A BRILLIANT DARKNESS: The Extraordinary Life and Mysterious Disappearance of Ettore Majorana, the Troubled Genius of the Nuclear Age. João Magueijo. xxii + 280 pp. Basic Books, 2009. $27.50.
Italian physicist Ettore Majorana has been an enigma for decades. A contemporary of Enrico Fermi, Majorana produced some prescient articles in the 1930s and then vanished, but not without a trace—in fact, with too many traces. The troubled Majorana, who appeared to be battling depression, had landed a coveted professorship in Naples. Yet in March 1938 he sent off a string of short and strange letters to his family and also to his new boss, the director of the Institute of Physics at the University of Naples. To a casual reader, they might appear to be suicide notes, except that the second letter to the professor in Naples tells its recipient to disregard the dour letter from the previous day, and none of the notes quite mentions suicidal intentions. The letters went out to their recipients, and then—nothing. Majorana never did show up to teach, and his family never did succeed in tracking him (or his body) down.
To this day, Italian physicists, journalists and conspiracy theorists (the three sets have some overlap) wonder what could have become of young Majorana, who was just a few months shy of his 32nd birthday when he disappeared. Had his theoretical investigations into the behavior of nuclear particles—right on the heels of the world-changing discovery of nuclear fission—convinced either Majorana himself or some other dark agents that he knew too much? Rumors began to swirl. Some said that he had faked his death and run off to a monastery, others that he had fled from Sicily to Argentina, and still others that he had become a homeless vagrant, a kind of idiot savant doing fantastically complicated computations in his head while the world’s physicists zoomed headlong toward the nuclear age.
When physicists outside of Italy think of Majorana, most remember him chiefly for his mathematical description of the neutrino, a tiny wisp of a particle that Wolfgang Pauli, back in the early 1930s, had grudgingly hypothesized might exist. Paul Dirac, the British physicist who first provided a coherent mathematical description of such a particle, stipulated that the neutrino must be distinct from its antimatter cousin, the antineutrino. In Majorana’s version, however, the neutrino and its antiparticle are one and the same. That subtle difference matters little if the neutrino has exactly zero mass—which is what physicists assumed for decades. But in 1998 convincing experimental evidence began to accumulate that the elusive neutrino—its true character as difficult to discern as that of Ettore Majorana—has some tiny but nonzero mass after all.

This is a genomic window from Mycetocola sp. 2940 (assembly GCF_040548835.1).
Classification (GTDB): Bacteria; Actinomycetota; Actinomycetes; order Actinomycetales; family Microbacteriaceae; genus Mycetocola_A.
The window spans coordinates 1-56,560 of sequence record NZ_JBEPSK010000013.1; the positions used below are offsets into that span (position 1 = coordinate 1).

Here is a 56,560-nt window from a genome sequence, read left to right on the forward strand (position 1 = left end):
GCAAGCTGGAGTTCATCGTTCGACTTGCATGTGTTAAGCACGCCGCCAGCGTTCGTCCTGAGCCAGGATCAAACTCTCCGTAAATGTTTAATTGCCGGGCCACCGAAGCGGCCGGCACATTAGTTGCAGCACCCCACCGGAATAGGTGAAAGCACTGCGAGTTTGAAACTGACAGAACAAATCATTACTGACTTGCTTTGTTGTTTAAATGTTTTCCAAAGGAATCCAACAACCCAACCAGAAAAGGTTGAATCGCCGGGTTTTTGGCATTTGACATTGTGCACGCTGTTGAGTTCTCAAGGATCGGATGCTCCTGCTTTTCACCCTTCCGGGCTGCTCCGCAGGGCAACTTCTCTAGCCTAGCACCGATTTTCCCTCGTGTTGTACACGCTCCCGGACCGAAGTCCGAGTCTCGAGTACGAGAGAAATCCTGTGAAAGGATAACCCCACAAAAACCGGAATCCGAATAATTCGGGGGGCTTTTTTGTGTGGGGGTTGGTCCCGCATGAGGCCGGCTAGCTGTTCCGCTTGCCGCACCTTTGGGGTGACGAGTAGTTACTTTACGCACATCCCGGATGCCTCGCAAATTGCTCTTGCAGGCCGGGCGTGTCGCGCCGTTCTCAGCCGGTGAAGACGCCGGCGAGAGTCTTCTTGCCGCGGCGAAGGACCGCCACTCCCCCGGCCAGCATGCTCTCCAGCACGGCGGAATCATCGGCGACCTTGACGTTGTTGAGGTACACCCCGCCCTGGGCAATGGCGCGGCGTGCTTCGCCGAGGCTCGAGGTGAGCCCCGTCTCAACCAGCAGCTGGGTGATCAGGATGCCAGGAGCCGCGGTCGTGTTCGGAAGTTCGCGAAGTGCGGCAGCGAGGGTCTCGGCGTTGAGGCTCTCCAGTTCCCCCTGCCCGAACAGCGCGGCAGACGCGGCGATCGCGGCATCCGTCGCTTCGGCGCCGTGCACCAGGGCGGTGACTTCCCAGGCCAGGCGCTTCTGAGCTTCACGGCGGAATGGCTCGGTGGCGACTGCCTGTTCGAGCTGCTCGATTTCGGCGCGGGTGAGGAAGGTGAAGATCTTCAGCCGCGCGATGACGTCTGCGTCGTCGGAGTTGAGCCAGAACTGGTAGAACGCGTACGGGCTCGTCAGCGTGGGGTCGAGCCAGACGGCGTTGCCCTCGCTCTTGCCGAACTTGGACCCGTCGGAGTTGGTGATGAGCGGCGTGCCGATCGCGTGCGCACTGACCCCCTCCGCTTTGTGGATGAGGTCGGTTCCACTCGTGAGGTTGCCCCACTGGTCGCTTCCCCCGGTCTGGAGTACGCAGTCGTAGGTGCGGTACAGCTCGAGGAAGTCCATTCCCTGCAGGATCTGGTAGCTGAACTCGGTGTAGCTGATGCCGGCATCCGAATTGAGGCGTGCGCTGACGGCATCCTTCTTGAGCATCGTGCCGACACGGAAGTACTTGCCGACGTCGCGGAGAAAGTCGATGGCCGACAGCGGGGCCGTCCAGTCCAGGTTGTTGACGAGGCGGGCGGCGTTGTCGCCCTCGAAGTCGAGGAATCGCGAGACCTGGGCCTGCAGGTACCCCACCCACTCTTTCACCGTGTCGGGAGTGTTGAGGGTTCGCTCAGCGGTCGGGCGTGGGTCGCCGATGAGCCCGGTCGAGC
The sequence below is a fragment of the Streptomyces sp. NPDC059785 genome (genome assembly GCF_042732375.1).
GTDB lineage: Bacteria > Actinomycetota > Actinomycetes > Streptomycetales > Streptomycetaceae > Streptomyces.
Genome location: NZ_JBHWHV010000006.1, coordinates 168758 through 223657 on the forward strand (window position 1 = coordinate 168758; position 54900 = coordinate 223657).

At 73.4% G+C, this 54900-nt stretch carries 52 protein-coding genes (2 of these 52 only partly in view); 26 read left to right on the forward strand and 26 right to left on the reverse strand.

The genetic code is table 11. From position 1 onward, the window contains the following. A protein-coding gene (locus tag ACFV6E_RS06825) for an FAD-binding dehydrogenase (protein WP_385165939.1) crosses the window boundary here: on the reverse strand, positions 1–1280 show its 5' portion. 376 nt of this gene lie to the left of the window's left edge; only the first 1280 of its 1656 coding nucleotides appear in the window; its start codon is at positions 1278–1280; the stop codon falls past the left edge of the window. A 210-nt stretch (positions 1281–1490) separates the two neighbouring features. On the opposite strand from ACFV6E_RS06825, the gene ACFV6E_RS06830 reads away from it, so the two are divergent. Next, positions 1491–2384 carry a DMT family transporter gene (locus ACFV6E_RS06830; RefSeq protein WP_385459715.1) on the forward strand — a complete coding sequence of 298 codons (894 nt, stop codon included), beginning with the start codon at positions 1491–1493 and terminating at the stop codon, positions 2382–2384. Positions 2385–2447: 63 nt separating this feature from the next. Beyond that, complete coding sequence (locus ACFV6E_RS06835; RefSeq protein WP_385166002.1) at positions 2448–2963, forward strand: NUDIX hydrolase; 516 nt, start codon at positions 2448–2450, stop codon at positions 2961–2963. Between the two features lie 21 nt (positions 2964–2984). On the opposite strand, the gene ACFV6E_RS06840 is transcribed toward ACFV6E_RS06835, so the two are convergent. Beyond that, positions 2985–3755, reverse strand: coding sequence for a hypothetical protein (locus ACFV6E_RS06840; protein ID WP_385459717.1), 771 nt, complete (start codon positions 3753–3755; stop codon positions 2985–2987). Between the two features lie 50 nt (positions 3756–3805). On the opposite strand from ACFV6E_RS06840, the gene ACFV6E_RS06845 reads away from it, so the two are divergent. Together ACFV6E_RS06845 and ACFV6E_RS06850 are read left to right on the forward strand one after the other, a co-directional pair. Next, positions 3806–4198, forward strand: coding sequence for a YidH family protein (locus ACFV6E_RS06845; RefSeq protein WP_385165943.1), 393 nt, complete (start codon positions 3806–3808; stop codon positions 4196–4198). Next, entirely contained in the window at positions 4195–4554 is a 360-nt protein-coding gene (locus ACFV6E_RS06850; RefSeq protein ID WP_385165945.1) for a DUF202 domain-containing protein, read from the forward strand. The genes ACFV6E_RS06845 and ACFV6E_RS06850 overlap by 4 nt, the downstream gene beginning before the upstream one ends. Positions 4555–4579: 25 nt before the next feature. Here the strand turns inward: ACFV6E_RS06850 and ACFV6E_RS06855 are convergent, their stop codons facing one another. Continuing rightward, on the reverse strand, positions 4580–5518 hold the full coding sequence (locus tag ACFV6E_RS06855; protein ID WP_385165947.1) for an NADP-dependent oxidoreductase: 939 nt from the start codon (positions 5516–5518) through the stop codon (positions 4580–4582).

And so physicists are eager (some even desperate) to learn whether neutrinos obey Majorana’s equation or Dirac’s: Are neutrinos and their antiparticles identical twins, or are they more like kissing cousins? The answer to that question could unlock further mysteries or remove thorns from the side of the standard model of particle physics. Majorana neutrinos that have some mass could allow all manner of interesting but rare interactions to take place, whereas Dirac neutrinos (massive or not) would rule such subtle features out. Big stakes hang on the tiny particles: Perhaps they can shed some light on the long-standing riddle of dark matter, or explain convincingly why there is more matter than antimatter in the universe. Suddenly Majorana’s physics is on lots of people’s minds again.
The theoretical physicist João Magueijo has written an engaging, entertaining, at times witty book about Majorana and his famous neutrino. Magueijo writes in an unusually loose and candid way, and the book is filled with whimsical—yet effective—cartoons to explain the quantum dance of subatomic particles. Most of the book traces Magueijo’s efforts to sort wheat from chaff in the many Majorana stories that have accumulated over the decades. He tracks down members of the family and former colleagues, and reads all of the many snippets of Majoraniana against one another to try to tease out the most likely chain of events. The final third of the book shifts attention to more recent work, explaining why Majorana’s treatment of the neutrino may just come back to prominence within cutting-edge physics.
There are certainly things to quibble with. For example, Magueijo depicts Majorana’s friendly rival Fermi as a minor theorist of mediocre mathematical skill and little imagination—a portrait completely at odds both with the general view of Fermi and with the information contained in tens of thousands of pages of primary and secondary sources available on the Nobel laureate. Magueijo’s unconventional narrative style might also irk some readers. Certain passages linger on moments in Majorana’s life, building up dramatic tension without ever moving to a climax or conclusion. Magueijo also inserts himself squarely into the narrative, spicing the text with off-the-cuff observations and value judgments that may well make some readers chuckle and others groan. (I admit to having each reaction in turn.) Nevertheless, A Brilliant Darkness is a page-turning yarn and an accessible introduction to some deep and beautiful ideas at play in physics today.
David Kaiser is an associate professor in the Program in Science, Technology, and Society at the Massachusetts Institute of Technology, and a lecturer in MIT’s Department of Physics. He is the author of Drawing Theories Apart: The Dispersion of Feynman Diagrams in Postwar Physics (University of Chicago Press, 2005) and is currently completing a book titled How the Hippies Saved Physics (forthcoming from W. W. Norton).